EmployTest Logo

Social media and internal referrals becoming more popular for hiring


Internal referrals can hold a significant amount of weight in the hiring process. However, HR managers still must ensure that candidates have the right set of hard skills for an open position.

With technology becoming more prevalent in the business world, hiring managers have more tools at their fingertips to help them find the right candidates for open positions. Once the application process has started though, it’s still essential for HR teams to bring on employees who have the right set of hard skills that can keep a company profitable.

One recently popularized way of finding talent is through internal referrals. The New York Times recently explored this process, finding that many organizations are becoming reliant on what current workers have to say. For example, officials at the consulting firm Deloitte told the news source that the company now gets 49 percent of its experienced hires from referrals, up from 43 percent two years ago.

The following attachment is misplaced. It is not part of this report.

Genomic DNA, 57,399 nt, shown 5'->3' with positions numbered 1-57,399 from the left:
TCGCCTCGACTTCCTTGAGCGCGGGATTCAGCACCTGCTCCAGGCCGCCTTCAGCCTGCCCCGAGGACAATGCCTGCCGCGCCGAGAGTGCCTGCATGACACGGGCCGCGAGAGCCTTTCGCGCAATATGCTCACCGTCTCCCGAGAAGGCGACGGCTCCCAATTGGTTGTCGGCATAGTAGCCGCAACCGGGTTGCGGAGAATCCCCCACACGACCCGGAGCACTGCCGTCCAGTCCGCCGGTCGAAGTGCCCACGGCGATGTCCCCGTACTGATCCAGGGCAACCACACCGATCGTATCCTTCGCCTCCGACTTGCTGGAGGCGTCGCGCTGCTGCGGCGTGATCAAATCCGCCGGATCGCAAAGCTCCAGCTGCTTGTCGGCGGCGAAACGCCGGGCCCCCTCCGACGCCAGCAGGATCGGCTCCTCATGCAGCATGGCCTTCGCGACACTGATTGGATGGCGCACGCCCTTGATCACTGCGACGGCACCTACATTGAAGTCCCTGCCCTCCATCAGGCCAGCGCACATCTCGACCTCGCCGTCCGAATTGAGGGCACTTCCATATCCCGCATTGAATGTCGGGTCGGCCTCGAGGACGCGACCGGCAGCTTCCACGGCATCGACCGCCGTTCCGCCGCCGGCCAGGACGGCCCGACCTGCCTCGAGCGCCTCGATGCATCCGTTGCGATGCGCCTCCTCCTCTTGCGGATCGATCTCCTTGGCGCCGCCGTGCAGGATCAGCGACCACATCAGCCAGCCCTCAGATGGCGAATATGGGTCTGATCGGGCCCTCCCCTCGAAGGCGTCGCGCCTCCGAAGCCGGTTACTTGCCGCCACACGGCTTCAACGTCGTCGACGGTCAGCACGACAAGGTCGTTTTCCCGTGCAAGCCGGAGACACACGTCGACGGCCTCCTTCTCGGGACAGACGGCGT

Social media has also altered the hiring landscape, the news source explained. LinkedIn makes it easier for recruiting to take place, and hiring managers can search possible candidates by precise skill sets.

However, Judith Hellerstein, a professor of economics at the University of Maryland, told The Times that even with the rise of social media, skills can deteriorate over time and even friends might be hesitant to recommend one another the longer that people have been out of work.

“We’re in a period of historic displacement in the labor market,” Hellerstein said. “The long-term unemployed are a huge problem that we haven’t figured out. All this human capital is being wasted and their skills are atrophying.”

Even with strong referrals, pre-employment tests, like a Microsoft Office test, can ensure that candidates have a strong set of technical skills that can adapt along with changing technologies. That way, a business will make a true investment that will be profitable in the long-term.